Millard Fillmore biography
Millard Fillmore was born in New York on January 7, 1800. Fillmore began his political career in the anti-Masonic party, but switched to the Whig Party through his association with Henry Clay. He became vice president under President Zachary Taylor, assuming the presidency after Taylor's death in 1850. As the 13th U.S. president, Fillmore was responsible for forcing open Japan to trade with the Treaty of Kanagawa.
Millard Fillmore was born in extreme poverty in a log cabin on January 7, 1800, in Locke Township, New York. At age 15, he was apprenticed to a cloth maker by his father to keep the family solvent. After nearly two years of brutal apprenticeship, Fillmore left and moved to New Hope, New York. Around this time, he became obsessed with educating himself, stealing books when he could. He attended New Hope Academy, where he met his future wife, Abigail Powers, who was teaching the class. The couple wed in 1826.
Entry into Politics
In 1819, Millard Fillmore got a job as a clerk with a local judge, and was admitted to the New York bar in 1823. Fillmore joined the Anti-Masonic Party as a young lawyer, and his political career subsequently began. In 1828, he ran for the New York State Assembly and won, serving three terms before being elected to the U.S. House of Representatives in 1832. During this time, Fillmore supported the protective tariff and eliminating the slave trade between the states. He eventually joined the Whig Party through his association with party boss Thurlow Weed, who would later help Abraham Lincoln become president.
In 1843, Millard Fillmore attempted to strengthen his position in New York: He resigned from the House, thereafter making an unsuccessful run for the New York governorship. In 1846, he helped establish the University at Buffalo and served as its first chancellor. In 1847, Fillmore was elected to the prestigious position of New York comptroller, or chief financial officer, revising New York's banking system. In 1848, the Whig Party tapped Fillmore to run as vice president with presidential candidate Zachary Taylor, a southerner.
Zachary Taylor and Milliard Fillmore won a bitterly fought election, but could not have been more different in backgrounds and political positions. The two did not even meet until after the election, and, when they did finally meet, they didn't hit it off well. As a result, Fillmore was excluded from any major role and relegated to being president of the Senate, which was beginning to debate several bills addressing the issue of slavery.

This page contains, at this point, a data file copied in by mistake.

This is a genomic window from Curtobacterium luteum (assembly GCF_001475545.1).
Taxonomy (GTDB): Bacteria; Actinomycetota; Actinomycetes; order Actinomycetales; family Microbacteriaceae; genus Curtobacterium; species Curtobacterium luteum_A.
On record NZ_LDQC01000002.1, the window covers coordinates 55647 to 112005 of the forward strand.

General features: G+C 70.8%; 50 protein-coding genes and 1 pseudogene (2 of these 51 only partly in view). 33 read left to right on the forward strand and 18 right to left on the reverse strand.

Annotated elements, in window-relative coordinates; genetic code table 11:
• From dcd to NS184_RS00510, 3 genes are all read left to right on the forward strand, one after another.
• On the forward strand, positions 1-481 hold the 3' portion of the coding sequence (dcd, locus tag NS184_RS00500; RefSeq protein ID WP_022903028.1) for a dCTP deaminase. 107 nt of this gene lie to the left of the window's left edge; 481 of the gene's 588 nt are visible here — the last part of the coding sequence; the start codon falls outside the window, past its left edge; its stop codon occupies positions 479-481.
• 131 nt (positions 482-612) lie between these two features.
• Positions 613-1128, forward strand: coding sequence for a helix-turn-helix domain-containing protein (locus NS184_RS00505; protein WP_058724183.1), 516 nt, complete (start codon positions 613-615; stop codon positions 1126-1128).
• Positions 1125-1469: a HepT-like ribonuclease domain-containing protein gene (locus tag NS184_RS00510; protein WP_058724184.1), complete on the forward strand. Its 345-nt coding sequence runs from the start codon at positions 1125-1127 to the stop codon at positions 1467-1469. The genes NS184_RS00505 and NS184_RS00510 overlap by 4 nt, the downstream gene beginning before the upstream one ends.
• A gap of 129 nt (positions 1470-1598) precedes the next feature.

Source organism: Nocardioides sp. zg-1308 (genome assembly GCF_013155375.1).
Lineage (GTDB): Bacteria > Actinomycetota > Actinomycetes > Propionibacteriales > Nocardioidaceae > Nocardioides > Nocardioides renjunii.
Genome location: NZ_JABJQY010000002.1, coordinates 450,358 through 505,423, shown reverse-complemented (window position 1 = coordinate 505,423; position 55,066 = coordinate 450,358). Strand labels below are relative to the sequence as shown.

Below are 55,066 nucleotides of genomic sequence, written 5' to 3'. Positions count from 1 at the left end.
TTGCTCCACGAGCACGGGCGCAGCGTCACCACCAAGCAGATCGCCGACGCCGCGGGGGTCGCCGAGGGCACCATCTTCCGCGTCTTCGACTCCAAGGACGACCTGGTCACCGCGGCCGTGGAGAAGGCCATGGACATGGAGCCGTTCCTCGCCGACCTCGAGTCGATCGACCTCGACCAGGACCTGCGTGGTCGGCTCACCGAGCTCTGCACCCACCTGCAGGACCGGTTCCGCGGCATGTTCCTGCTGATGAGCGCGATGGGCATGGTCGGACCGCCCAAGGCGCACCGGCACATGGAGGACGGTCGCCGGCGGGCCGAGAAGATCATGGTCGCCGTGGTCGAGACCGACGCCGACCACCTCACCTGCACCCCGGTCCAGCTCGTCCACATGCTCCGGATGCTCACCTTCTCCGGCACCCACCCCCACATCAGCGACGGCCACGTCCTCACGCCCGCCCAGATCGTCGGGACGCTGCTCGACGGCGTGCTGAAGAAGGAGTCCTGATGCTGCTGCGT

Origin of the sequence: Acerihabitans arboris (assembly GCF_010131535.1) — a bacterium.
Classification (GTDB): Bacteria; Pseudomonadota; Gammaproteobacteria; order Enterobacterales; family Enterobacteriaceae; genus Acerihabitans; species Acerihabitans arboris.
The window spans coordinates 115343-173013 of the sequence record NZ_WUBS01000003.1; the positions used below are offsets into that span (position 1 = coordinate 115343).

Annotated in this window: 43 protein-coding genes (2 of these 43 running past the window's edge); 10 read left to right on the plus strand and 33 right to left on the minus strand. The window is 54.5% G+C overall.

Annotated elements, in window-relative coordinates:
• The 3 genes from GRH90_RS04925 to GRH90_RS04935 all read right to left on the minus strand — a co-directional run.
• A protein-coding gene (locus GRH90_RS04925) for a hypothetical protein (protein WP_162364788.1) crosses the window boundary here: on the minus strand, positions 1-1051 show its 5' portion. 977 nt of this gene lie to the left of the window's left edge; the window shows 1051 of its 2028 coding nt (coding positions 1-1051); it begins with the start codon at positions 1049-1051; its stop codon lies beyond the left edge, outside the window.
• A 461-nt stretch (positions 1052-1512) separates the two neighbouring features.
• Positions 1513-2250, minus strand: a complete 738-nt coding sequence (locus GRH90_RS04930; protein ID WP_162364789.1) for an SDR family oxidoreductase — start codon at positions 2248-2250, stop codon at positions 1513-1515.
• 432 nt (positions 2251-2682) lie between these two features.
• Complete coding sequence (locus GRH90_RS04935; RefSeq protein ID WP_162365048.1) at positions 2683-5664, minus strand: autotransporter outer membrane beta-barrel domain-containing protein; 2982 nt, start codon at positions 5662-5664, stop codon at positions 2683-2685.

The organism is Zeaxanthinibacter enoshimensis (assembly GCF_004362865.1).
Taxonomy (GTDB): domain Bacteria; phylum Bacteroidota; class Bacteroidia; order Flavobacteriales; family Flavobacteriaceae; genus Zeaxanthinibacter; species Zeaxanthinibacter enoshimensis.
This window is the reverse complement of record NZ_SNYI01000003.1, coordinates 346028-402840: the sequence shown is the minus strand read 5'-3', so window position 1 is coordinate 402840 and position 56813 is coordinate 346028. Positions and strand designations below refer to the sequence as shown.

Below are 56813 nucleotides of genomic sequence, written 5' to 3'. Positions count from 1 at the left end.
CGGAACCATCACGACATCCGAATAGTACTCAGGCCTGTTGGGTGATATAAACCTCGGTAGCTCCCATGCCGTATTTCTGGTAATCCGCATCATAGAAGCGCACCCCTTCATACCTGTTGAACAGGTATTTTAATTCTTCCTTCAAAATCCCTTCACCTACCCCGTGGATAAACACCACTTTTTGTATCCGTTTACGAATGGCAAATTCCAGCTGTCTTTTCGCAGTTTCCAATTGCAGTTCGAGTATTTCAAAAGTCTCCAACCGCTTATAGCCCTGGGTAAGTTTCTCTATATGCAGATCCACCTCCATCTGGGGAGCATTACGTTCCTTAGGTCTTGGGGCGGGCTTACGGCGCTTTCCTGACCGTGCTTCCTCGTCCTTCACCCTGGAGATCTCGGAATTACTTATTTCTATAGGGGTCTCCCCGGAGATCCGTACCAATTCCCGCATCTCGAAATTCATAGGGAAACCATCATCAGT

President of the United States
The sudden death of President Zachary Taylor in July 1850 brought a political shift to the administration. Taylor's entire cabinet resigned, and Millard Fillmore sided with Democratic Senator Stephen Douglas for a series of bills that would become the Compromise of 1850. While the Compromise of 1850 passed and was signed by Fillmore, it turned out to only prolong the split in the Union.
In foreign policy, President Millard Fillmore dispatched Commodore Perry to "open" Japan to western trade and worked to keep the Hawaiian Islands out of European hands. He also refused to back an invasion of Cuba by adventurous Southerners who wanted to expand slavery into the Caribbean. For this and his support of the Fugitive Slave Act, he was unpopular by many, and was subsequently passed over for re-nomination by the Whig Party in 1852.
As the Whig Party disintegrated, Millard Fillmore refused to join the emerging Republican Party. Instead, he ran for the presidency as a member of the American Party, which was affiliated with the Know-Nothing movement. Officially retired from politics, he criticized President James Buchanan for not taking immediate action when South Carolina seceded from the Union in 1860, but opposed President Lincoln's unconditional policies toward the South during the Civil War. He later supported President Andrew Johnson's more conciliatory approach during Reconstruction.
He returned to Buffalo, New York, where he died on March 8, 1874, from the after effects of a stroke.